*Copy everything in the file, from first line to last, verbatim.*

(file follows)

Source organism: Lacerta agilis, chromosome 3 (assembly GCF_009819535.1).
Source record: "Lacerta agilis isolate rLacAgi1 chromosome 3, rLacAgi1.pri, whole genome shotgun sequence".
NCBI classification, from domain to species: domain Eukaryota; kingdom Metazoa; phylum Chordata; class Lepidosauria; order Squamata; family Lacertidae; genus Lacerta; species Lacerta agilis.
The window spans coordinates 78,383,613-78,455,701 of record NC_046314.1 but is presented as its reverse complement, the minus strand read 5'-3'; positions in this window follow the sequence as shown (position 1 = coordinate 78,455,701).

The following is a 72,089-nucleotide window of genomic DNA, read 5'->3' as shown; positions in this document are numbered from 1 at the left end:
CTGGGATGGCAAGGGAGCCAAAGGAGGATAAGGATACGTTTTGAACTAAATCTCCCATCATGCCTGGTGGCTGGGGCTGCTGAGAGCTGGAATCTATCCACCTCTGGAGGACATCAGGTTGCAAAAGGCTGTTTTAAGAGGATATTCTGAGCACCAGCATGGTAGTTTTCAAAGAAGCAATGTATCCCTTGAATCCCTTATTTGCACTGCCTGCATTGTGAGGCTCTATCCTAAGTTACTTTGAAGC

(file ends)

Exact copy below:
Source organism: Lacerta agilis, chromosome 3 (assembly GCF_009819535.1).
Source record: "Lacerta agilis isolate rLacAgi1 chromosome 3, rLacAgi1.pri, whole genome shotgun sequence".
NCBI classification, from domain to species: domain Eukaryota; kingdom Metazoa; phylum Chordata; class Lepidosauria; order Squamata; family Lacertidae; genus Lacerta; species Lacerta agilis.
The window spans coordinates 78,383,613-78,455,701 of record NC_046314.1 but is presented as its reverse complement, the minus strand read 5'-3'; positions in this window follow the sequence as shown (position 1 = coordinate 78,455,701).

The following is a 72,089-nucleotide window of genomic DNA, read 5'->3' as shown; positions in this document are numbered from 1 at the left end:
CTGGGATGGCAAGGGAGCCAAAGGAGGATAAGGATACGTTTTGAACTAAATCTCCCATCATGCCTGGTGGCTGGGGCTGCTGAGAGCTGGAATCTATCCACCTCTGGAGGACATCAGGTTGCAAAAGGCTGTTTTAAGAGGATATTCTGAGCACCAGCATGGTAGTTTTCAAAGAAGCAATGTATCCCTTGAATCCCTTATTTGCACTGCCTGCATTGTGAGGCTCTATCCTAAGTTACTTTGAAGC